In his chapter about beginnings, David Lodge begins his chapter with a description of a character named Emma Woodhouse. This leads to the questioning of when a novel actually begins. He states, “when does a novel begin?…certainly the creation of a novel rarely begins with the penning or typing of its first words”(4). I completely agree with this statement. Farah begins chapter 1 of Maps saying, “you sit, in contemplative posture, your features agonized and your expression pained…” (Farah 3). He also mentions in chapter 1 one of the character’s name, Misra, but he does not attend to explaining what is going on or Misra is. Surely this cannot be marked as the beginning of the novel. Rather, part one entirely does not mark the novel’s beginning. Part one of Maps is a series of fragmented and disconnected narratives narrated by an unreliable narrator. The main character himself narrates some of the memories presented, and others are by an unidentified narrator. But what does this have to do with beginning? The narration of this novel serves but one purpose, and that is to emphasize the theme of identity. Farah aims to show the one’s identify exists beyond everything else, and that the fragmentation portrays the raw development of identity, as the reader experiences the development of Askar’s identity at the same time Askar does.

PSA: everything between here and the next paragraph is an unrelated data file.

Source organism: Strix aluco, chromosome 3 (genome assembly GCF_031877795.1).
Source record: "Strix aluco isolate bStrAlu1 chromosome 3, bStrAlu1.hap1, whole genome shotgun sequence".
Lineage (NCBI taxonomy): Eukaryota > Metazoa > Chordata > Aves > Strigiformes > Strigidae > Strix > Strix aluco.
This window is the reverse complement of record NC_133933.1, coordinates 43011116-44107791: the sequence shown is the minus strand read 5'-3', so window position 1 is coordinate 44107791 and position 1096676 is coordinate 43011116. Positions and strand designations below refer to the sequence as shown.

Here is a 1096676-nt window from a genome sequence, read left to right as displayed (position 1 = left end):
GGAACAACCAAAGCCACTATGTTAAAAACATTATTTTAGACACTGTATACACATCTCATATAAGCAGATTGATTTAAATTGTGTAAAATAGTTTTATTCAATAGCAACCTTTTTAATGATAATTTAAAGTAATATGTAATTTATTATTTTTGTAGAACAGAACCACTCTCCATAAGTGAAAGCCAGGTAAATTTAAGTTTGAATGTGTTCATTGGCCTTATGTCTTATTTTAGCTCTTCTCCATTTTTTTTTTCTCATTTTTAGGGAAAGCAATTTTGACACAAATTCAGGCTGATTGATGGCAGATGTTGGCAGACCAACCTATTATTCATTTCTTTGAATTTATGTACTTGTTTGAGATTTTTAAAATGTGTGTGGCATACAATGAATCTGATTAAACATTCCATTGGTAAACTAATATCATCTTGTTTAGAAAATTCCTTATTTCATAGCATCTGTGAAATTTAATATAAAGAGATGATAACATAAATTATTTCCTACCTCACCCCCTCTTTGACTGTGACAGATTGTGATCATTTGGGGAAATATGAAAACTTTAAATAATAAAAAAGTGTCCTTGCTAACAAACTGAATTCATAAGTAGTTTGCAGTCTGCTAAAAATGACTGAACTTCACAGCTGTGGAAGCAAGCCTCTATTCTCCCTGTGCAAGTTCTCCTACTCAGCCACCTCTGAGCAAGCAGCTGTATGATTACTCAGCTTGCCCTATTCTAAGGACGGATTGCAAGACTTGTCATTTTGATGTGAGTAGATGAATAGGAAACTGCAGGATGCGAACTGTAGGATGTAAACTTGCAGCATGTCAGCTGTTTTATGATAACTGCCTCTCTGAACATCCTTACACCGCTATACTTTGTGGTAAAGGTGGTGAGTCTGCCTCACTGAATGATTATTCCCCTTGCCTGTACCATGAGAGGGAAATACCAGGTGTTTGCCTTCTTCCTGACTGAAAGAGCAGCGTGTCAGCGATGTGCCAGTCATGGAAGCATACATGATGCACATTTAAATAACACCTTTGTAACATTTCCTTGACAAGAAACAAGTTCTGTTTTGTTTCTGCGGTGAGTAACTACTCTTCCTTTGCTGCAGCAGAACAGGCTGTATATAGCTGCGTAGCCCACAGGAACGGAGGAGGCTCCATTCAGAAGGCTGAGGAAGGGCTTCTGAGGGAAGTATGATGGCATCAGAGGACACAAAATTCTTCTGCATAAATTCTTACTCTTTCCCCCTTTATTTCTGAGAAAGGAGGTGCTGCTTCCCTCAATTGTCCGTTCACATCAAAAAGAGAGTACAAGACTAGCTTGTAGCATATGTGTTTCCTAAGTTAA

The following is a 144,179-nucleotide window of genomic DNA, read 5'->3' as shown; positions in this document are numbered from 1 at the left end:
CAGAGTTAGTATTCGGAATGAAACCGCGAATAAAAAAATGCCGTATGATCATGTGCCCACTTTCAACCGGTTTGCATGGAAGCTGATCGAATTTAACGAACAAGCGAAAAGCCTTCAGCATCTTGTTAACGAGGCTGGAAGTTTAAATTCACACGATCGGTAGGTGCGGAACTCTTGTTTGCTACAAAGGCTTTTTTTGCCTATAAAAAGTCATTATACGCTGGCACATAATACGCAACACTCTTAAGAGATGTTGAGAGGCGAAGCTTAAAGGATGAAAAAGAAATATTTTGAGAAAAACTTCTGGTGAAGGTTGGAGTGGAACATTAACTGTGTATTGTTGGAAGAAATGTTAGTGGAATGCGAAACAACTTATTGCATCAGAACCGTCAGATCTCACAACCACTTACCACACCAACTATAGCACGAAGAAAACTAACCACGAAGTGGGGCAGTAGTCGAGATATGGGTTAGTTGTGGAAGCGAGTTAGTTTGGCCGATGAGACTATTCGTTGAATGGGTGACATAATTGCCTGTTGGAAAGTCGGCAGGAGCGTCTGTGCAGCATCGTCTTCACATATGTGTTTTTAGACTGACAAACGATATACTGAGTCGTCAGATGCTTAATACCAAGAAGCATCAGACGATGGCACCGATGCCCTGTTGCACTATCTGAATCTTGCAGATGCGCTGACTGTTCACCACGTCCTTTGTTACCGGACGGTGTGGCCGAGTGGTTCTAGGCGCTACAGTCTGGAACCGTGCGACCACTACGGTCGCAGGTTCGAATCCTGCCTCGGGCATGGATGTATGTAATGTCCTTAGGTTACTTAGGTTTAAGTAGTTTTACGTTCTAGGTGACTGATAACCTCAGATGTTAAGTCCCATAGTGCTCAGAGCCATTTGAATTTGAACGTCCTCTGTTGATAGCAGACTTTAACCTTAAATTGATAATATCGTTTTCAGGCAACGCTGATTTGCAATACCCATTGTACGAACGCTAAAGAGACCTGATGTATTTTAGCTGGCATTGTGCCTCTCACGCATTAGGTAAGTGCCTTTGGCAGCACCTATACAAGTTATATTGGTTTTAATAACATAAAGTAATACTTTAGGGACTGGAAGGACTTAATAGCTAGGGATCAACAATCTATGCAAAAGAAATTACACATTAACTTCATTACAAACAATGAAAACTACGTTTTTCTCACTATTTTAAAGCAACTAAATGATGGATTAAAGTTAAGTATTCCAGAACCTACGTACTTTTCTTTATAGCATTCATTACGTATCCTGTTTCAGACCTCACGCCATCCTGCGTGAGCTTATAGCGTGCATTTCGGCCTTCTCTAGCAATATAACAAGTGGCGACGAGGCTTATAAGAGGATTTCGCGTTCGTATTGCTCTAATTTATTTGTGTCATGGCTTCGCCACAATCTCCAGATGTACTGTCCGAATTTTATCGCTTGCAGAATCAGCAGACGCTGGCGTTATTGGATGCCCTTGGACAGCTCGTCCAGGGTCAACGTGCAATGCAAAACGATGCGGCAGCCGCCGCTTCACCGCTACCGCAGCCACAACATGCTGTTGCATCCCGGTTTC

“We read a book slowly and hesitantly, at first. We have a lot of new information to absorb and remember, such as characters names, their relationships…the contextual details of time and place” (5). This statement made by Lodge brings me to the discussion of where the novel actually begins. The novel is split into two parts for a purpose, part one serves to help the reader understand the context of the novel and the conflicts facing the main character. Without being aware of these conflicts, such as the death of his parents, the question of whether he is a male or female, and the fact that Misra is Ethiopian, we will not be able to understand the plot. However, that does not make part one the beginning of this novel. In part one chapter 6, Farah states, “and the anxiety to become a fully grown man, a man ready for a conscription into the liberation army, ready to die and kill for his mother country” (Farah 109). This statement alludes to the beginning of the novel, which takes place in part two. This novel begins when Misra is charged for treason and Askar must choose between his “mother” and his mother country. The decision made by Askar is fully dependent on the fragments of part one, because the reader understands his decision based on the identity developed in part one.